A ‘hands on’ approach
With a wide selection of gloves available, loss of manual dexterity when using gloveboxes need not be an issue, argues Phil Vanes, technical sales manager of Polyco
Contamination control is a vital aspect of health and safety in areas where environmental sterility is a critical concern. The purpose of the wide range of contamination control procedures and standards is to ensure cleanliness by reducing or eradicating all viable and non-viable contamination, and maintaining an efficient rate of production.
Containment technology is typically used where a very high classification cleanroom environment is required. There are two key scenarios: where the user needs to be protected from the item, such as nuclear or laboratory applications, or where the item needs to be protected from the user, such as in medical applications. In some instances, as with drug manufacture, the containment unit does both – protecting the user from materials which may be toxic while ensuring that the preparation remains pure.
Containment technology – gloveboxes or isolators – simplifies some of the contamination issues that can exist in the cleanroom. In a cleanroom, users need extensive personal protection including respiratory equipment to maintain a high class environment. Areas such as entrances need to be carefully controlled, in some cases requiring an airlock to ensure the absolute minimum risk. But where the procedure is small enough to be contained within a sealed unit, many potential contamination problems are eliminated by isolating it in a glovebox.
The choice of gloves for the isolator unit is critical to operational success. Historically, however, the units have come fitted with basic level gloves, which may not be ideal for the procedure. Then, because the options are not clearly understood, rather than upgrade the gloves on replacing them, users tend to replace like with like.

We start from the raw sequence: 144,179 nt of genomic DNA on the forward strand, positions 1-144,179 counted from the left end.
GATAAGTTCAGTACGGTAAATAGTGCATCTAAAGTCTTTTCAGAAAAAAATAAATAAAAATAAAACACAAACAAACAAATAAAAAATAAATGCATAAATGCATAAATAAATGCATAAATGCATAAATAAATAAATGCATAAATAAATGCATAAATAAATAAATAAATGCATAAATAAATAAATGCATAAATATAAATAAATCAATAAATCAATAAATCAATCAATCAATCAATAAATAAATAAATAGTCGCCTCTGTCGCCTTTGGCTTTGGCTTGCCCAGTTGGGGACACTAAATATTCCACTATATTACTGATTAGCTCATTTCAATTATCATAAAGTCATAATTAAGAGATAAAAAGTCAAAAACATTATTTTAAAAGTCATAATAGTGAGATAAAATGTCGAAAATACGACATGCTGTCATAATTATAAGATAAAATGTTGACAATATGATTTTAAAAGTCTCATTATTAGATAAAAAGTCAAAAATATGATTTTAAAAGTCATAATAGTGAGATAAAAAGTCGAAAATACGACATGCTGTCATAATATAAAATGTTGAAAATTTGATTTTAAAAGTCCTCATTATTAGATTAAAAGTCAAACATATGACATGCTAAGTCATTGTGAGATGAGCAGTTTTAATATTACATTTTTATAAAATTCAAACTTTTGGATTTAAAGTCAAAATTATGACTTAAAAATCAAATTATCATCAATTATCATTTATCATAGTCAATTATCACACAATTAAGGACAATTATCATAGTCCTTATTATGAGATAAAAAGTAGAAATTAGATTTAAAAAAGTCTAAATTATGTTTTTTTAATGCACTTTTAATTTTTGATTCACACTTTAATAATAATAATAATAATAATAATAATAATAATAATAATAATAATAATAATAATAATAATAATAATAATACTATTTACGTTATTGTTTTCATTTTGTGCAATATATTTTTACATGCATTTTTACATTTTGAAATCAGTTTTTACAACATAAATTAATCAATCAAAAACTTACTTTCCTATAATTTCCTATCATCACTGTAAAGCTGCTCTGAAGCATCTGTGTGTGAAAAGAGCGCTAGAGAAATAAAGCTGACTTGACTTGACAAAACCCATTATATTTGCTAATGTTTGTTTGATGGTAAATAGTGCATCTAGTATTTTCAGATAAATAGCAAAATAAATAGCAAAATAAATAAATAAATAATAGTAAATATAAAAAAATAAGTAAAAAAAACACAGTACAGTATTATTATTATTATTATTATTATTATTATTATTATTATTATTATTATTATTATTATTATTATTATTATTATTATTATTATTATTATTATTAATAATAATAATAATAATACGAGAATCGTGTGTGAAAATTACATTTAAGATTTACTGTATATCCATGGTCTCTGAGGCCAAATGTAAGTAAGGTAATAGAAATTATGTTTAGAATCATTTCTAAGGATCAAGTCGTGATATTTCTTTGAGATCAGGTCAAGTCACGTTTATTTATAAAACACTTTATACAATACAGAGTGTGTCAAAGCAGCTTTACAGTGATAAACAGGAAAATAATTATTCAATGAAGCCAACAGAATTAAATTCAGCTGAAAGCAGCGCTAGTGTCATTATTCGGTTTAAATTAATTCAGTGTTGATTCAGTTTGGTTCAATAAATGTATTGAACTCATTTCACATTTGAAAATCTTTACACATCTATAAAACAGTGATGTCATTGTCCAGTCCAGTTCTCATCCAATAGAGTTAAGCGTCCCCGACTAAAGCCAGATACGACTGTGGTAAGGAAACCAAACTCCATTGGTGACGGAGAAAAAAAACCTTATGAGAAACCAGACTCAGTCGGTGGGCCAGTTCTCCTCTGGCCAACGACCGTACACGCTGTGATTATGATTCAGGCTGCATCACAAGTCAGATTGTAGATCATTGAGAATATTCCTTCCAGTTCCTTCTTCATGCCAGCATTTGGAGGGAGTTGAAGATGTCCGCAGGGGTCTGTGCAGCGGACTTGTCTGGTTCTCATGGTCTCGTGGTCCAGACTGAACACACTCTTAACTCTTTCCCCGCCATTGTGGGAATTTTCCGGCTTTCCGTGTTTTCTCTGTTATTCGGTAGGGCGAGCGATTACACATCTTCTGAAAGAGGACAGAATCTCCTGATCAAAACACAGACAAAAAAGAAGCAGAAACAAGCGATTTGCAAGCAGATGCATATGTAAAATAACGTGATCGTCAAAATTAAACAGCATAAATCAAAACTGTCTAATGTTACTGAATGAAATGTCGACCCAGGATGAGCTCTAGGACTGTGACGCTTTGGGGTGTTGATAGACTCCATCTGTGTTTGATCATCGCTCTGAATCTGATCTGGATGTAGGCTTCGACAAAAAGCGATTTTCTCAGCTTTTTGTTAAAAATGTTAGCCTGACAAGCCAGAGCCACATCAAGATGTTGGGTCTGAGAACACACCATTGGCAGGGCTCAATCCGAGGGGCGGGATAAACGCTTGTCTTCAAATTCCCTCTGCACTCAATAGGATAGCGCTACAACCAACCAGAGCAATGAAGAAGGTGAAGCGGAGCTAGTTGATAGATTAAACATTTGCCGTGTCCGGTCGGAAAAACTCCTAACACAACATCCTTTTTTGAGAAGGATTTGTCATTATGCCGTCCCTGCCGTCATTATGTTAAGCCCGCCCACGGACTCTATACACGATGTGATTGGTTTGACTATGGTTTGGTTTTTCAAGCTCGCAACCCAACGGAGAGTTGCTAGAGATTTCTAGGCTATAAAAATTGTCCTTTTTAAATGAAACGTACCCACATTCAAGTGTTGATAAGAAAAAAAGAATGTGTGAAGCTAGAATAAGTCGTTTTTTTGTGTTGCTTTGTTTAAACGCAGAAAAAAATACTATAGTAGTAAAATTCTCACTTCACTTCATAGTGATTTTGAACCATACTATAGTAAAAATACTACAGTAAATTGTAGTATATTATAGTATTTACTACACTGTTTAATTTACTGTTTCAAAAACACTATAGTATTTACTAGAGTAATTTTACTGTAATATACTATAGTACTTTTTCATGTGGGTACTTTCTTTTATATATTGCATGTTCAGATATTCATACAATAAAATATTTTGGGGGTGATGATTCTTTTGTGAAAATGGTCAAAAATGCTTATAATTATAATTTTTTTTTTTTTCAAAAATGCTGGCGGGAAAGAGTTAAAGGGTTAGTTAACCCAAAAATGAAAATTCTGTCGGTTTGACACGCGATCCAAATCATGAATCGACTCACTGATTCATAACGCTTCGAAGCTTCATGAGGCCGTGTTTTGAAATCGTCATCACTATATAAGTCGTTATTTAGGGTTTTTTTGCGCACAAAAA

Commonly, the gloves supplied with such units are heavy-duty latex or neoprene, which are not ideal for several reasons. Owing to latex protein allergy, several applications, particularly those associated with medical preparations, prohibit the use of latex. Latex gloves that have been manufactured using the coagulant dipping method can also shed particles.
Neoprene is another commonly used elastomer; again, this has several problems in a cleanroom environment, including possible particle shedding. The heavy duty nature of the glove can also inhibit dexterity, reducing productivity; also, frequently the gloves are offered only in limited sizes so may be ill fitting. Ergonomic or Repetitive Strain Injury (RSI) problems could also occur because the operator has to perform manipulations using unnatural hand shapes and irregular positions.
However, the choice of gloves available to fit in such scenarios is comprehensive. Users can select a product that is more suitable for the task in hand. A number of factors need to be considered: not only what materials are to be handled and whether hazardous substances are involved, but also the method of sterilising the containment unit.
For example, hydrogen peroxide is often used as a fumigating agent, while hospitals often use chemical wipes for sterilisation. These can affect the integrity of the glove, potentially making it porous or brittle. Users need to be aware of all the substances the glove is likely to come into contact with to avoid affecting its integrity.
To improve ergonomics, several different sleeve-glove combinations exist. In such applications, a cuff mechanism attaches the glove closely to the sleeve to avoid gaps that could introduce contamination or cause loss of containment. Some cuff systems are based on a cartridge that allows a glove change to take place without breaking containment. Such combinations can allow the use of two different materials; for example, a robust sleeve can provide heavy duty, durable protection combined with finer gloves for greater manual dexterity. Although the finer gloves might need to be replaced more frequently, the greater dexterity offers far higher productivity. As the stronger sleeves deteriorate less rapidly, it is not necessary to change them as often, so there is an inherent cost saving.